Adults have been caught meeting children after sexual grooming more than 75 times in Sussex in the last five years, yet police don’t have the power to intervene earlier.
The National Society for the Prevention of Cruelty to Children (NSPCC) is calling on the Government to bring in anti-grooming legislation that was created two years ago but is not yet in force.
Figures for Sussex show that adults met children following sexual grooming 76 times since April 2012
A loophole in the law means that adults cannot be arrested or prosecuted for sending sexual messages to children but not meeting them, the charity says.
Adults have met children in Sussex following sexual grooming 76 times since April 2012, according to data from the Office for National Statistics (ONS).
Numbers of adults meeting children after grooming them nationally has more than tripled in five years, the data says.
Police recorded 1,122 offences of meeting a child following sexual grooming in the year to September 2016, up from 345 in 2010-11.
But despite this sharp increase in abusers meeting up with young people they have groomed, police do not have the power to intervene much sooner, despite a law enacted to achieve this.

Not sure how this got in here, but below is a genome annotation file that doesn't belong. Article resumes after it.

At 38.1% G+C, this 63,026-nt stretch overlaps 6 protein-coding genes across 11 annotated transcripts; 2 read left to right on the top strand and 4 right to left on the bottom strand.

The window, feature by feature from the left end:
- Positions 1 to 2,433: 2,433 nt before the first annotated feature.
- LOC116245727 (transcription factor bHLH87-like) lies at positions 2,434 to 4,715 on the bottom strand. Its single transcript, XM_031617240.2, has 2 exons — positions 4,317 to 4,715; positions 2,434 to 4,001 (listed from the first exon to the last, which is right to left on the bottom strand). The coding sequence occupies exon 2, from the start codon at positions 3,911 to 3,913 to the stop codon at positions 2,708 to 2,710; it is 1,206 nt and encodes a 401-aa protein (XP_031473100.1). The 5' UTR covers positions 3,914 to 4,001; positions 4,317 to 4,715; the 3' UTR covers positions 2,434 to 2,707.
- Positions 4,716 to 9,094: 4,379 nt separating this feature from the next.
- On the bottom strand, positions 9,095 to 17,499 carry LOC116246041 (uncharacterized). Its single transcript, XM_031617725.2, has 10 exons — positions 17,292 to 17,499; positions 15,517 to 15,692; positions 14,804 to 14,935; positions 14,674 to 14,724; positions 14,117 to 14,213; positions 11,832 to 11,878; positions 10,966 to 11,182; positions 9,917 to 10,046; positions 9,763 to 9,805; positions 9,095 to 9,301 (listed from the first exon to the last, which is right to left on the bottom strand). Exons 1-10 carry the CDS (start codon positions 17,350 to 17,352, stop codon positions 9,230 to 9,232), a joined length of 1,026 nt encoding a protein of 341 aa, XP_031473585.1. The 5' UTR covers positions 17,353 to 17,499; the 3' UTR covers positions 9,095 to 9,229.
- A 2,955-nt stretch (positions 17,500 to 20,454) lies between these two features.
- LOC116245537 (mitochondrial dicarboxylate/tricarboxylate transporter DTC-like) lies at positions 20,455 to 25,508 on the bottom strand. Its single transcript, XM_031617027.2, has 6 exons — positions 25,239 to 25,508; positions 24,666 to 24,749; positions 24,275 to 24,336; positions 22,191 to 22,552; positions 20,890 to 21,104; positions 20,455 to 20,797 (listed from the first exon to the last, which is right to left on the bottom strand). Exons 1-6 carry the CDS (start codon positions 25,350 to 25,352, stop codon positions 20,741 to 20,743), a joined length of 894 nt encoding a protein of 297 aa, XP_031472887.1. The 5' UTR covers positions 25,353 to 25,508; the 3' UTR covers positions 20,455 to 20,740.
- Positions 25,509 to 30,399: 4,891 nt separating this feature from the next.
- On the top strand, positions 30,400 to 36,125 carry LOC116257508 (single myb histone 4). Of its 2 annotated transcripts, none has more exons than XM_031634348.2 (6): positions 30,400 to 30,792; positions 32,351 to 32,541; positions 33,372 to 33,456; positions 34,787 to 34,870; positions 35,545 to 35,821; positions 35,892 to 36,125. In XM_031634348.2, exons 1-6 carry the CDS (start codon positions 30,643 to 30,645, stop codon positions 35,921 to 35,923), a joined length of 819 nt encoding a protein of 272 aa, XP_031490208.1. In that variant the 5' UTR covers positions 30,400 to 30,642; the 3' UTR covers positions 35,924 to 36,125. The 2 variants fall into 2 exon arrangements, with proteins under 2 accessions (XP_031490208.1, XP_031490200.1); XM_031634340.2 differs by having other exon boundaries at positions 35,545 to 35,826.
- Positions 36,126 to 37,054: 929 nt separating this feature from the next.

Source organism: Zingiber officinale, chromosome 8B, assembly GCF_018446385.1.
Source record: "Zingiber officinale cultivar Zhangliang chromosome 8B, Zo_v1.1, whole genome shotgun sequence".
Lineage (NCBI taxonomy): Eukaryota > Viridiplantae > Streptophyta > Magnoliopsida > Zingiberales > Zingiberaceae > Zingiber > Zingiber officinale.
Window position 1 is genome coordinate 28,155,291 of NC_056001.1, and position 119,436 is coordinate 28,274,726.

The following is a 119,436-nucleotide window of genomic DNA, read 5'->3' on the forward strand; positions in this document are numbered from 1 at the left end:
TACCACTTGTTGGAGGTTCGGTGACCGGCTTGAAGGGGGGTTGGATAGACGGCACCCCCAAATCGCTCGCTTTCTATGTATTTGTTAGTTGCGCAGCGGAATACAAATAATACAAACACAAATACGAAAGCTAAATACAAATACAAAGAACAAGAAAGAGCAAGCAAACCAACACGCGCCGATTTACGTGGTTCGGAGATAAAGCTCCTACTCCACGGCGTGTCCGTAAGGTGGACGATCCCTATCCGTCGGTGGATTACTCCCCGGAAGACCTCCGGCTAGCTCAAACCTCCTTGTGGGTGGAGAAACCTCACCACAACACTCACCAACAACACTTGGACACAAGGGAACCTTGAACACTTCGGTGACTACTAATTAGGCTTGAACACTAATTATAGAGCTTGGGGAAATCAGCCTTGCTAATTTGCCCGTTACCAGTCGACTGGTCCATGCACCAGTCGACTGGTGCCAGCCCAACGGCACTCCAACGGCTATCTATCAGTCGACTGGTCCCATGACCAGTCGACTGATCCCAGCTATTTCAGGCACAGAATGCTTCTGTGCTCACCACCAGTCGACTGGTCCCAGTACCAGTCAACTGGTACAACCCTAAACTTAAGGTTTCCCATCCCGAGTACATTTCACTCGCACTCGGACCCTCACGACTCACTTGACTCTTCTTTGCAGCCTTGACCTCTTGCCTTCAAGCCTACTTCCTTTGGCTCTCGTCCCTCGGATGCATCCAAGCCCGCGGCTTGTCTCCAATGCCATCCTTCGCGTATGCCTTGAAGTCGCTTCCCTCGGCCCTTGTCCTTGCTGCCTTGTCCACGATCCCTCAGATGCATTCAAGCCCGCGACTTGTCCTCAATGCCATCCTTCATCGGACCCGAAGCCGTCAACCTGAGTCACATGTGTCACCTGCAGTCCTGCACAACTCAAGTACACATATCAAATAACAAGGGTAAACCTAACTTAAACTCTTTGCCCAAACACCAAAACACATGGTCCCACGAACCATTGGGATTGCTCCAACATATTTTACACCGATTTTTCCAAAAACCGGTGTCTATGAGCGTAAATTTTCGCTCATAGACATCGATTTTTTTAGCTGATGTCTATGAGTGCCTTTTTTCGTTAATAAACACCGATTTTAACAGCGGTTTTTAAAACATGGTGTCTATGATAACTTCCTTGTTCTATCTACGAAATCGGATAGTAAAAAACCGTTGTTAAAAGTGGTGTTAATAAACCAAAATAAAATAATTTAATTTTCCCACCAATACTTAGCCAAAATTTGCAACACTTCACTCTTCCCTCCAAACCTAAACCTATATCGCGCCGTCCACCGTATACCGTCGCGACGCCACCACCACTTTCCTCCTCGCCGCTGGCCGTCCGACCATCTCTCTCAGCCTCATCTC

Section 67 of the Serious Crime Act 2015 makes it illegal for an adult to send a sexual communication to a child.
But two years later the law has not been given a start date, the NSPCC says.
One 15-year-old child contacted the NSPCC after she received sexual messages from a friend of her father.
Molly, not her real name, said: “Gavin added me as a friend on Facebook and I didn’t think anything of it as he was friends with my brother and my dad too and we often saw his family.
“He got my telephone number off Facebook and started texting me too.”
Gavin started telling Molly she was pretty and that he couldn’t stop thinking about her.
She added: “His messages started to get more sexual too and he would tell me he was talking to me from his bed. One morning he told me that he was masturbating while thinking about me. It was gross as he knew how young I was.
“I think a change in the law would help a lot of young people who are receiving sexual messages from adults,” she said.
NSPCC chief executive Peter Wanless said: “It is an utter disgrace that more and more sexual predators are meeting children after grooming them – but they cannot be arrested for grooming.
“Police are having to rely on other offences which means that they can’t intervene until a later stage in the abuse – which in some tragic cases is too late.
“The Government’s two-year delay in bringing this law into force is shameful, and unexplained. We urge the Government to enact this law immediately to stop sex abuse before it starts.”
A Ministry of Justice spokesperson said: “Sexual communication with a child is abhorrent, which is why the government legislated to make it a specific offence.
“As the Secretary of State made clear in the House of Commons this week, she is looking to make an announcement imminently.”
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